Letus Exclusive "Early Adopter" Program

Buy with confidence with our early adopter program. Your purchase is 100% protected. If an updated or new version of the AnamorphX is released in the future, early adopters can trade in their adapters for FULL credit toward a new one. This offer is limited by serial number on the production run. When the offer is discontinued, this notice will be removed from the site. Offer can end without notice.

I think that's a great option for people who might be on the fence about improvements made in the future, so if you got one now, and Letus makes a better version, you'll be able to trade it in. Read more about the adapter or purchase one of your own over at the links below.


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Your Comment


Rental item for me- pretty darn cool though.

October 21, 2013 at 12:03PM, Edited September 4, 8:21AM

Austin Mace

Looks like a great product!

October 21, 2013 at 12:06PM, Edited September 4, 8:21AM


Damn, I was reading the article and I got exited, I needed to have this. Then I kept on reading till the pricetag came along 1700$, jesus christ i thought this would be below 300$...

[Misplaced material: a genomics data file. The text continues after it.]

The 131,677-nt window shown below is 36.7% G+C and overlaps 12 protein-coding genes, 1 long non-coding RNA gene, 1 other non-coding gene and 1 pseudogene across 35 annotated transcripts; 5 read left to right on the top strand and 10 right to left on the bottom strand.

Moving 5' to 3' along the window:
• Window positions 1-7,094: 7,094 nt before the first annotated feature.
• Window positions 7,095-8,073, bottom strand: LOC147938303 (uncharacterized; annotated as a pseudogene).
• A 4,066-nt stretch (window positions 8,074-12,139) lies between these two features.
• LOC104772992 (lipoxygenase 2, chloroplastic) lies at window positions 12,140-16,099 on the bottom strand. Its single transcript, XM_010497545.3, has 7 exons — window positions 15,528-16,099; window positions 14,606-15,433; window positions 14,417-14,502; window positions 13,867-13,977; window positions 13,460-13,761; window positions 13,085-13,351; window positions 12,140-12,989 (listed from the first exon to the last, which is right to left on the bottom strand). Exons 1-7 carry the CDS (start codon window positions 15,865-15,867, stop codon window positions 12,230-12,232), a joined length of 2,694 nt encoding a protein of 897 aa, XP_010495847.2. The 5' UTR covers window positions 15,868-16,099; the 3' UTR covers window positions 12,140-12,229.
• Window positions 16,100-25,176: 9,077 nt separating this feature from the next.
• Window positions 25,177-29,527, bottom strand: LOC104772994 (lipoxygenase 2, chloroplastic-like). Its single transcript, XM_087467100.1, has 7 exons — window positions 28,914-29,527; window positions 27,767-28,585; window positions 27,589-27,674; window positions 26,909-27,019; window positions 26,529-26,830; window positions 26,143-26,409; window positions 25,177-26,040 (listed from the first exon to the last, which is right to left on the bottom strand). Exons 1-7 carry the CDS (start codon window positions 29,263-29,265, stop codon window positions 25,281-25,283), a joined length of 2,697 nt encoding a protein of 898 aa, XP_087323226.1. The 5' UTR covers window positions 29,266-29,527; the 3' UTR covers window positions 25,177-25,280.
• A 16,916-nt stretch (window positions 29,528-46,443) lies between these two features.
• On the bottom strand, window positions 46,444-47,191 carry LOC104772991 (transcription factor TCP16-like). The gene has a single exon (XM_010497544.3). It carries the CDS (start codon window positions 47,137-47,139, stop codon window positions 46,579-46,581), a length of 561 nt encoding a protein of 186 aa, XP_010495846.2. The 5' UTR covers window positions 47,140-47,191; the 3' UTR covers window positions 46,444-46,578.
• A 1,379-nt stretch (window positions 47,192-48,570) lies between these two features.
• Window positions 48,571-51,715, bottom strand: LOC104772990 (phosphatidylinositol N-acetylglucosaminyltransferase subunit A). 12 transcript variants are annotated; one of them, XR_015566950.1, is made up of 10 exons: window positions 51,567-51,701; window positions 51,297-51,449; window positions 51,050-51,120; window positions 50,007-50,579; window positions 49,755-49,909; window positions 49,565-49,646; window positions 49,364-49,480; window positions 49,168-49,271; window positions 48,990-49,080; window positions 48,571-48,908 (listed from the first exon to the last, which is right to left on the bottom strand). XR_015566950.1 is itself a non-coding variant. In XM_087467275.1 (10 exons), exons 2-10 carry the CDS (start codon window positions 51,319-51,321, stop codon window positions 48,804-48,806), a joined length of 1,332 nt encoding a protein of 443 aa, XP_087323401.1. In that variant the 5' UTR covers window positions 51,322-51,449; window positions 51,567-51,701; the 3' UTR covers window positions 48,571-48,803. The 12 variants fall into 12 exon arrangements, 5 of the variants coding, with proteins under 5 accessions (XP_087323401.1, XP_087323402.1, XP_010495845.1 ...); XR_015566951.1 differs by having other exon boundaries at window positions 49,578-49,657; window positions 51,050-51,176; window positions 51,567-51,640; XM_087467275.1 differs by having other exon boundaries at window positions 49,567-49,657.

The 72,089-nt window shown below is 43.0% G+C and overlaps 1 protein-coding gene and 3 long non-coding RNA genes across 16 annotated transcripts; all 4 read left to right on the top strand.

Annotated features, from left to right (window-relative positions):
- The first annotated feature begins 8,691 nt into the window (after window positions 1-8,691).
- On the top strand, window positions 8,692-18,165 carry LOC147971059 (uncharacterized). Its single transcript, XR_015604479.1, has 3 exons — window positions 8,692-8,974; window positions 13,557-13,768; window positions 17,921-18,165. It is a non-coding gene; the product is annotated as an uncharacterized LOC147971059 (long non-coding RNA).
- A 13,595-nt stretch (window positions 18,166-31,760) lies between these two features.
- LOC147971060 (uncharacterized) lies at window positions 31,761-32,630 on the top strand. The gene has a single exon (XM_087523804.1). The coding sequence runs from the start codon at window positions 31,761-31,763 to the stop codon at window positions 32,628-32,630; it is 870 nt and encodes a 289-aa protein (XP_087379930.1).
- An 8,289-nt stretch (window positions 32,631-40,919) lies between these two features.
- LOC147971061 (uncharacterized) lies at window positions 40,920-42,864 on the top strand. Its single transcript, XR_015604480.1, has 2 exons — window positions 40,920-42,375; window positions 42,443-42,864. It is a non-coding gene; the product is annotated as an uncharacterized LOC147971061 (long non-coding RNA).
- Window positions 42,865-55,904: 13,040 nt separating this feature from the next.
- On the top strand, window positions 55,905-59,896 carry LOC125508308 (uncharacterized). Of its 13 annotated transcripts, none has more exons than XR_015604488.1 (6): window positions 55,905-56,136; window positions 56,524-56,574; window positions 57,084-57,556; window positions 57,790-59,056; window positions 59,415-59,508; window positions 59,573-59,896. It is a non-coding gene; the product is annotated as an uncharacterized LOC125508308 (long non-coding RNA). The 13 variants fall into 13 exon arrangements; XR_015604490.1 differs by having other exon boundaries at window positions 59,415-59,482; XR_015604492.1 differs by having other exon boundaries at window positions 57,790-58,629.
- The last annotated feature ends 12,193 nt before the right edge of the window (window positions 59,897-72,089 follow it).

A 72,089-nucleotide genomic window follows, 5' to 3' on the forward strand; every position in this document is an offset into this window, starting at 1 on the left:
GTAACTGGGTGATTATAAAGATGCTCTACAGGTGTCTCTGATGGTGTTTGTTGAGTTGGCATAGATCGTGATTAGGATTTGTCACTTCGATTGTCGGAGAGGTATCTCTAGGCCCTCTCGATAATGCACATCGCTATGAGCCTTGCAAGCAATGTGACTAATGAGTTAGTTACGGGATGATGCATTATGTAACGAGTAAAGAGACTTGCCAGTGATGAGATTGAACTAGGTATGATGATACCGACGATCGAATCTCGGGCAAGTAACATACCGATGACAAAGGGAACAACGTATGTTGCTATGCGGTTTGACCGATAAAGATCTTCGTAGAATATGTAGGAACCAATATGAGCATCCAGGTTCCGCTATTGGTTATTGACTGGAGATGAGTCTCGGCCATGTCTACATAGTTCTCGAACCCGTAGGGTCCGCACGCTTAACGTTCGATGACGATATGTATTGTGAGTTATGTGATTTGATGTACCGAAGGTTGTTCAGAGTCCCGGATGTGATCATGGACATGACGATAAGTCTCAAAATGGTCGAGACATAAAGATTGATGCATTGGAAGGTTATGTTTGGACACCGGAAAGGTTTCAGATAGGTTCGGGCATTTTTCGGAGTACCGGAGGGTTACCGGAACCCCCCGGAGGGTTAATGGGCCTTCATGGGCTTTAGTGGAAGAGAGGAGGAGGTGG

October 21, 2013 at 12:41PM, Edited September 4, 8:21AM


This is priced like a high end professional cinema camera accessory and appears marketed toward DLSR shooters - heck it's roughly half the price of the RED global shutter/electronic variable ND mount!

I'm not too sure about the build quality or ease of use of this "gimmick". It can be darn tricky and time consuming to focus two separate elements and get critical focus. If this housing had a swing away design, included flags for the matter box and a modular and rotatable filter holder design... I'd consider it.

As is, it just looks like an expensive poorly thought out headache. No Thank You

October 21, 2013 at 1:41PM, Edited September 4, 8:21AM


It does solve the "filmic" desire for your regular DSLR/Mirrorless cam user, even if he doesn't screen his own little flick at Cannes.

October 21, 2013 at 12:58PM, Edited September 4, 8:21AM


I was confused a little bit with sharpness on longer lenses and portraits (Test part 1). Is it just because of a prototype? Cause I am super excited and want to invest right now, but this is the only thing, that holds me.

October 21, 2013 at 1:12PM, Edited September 4, 8:21AM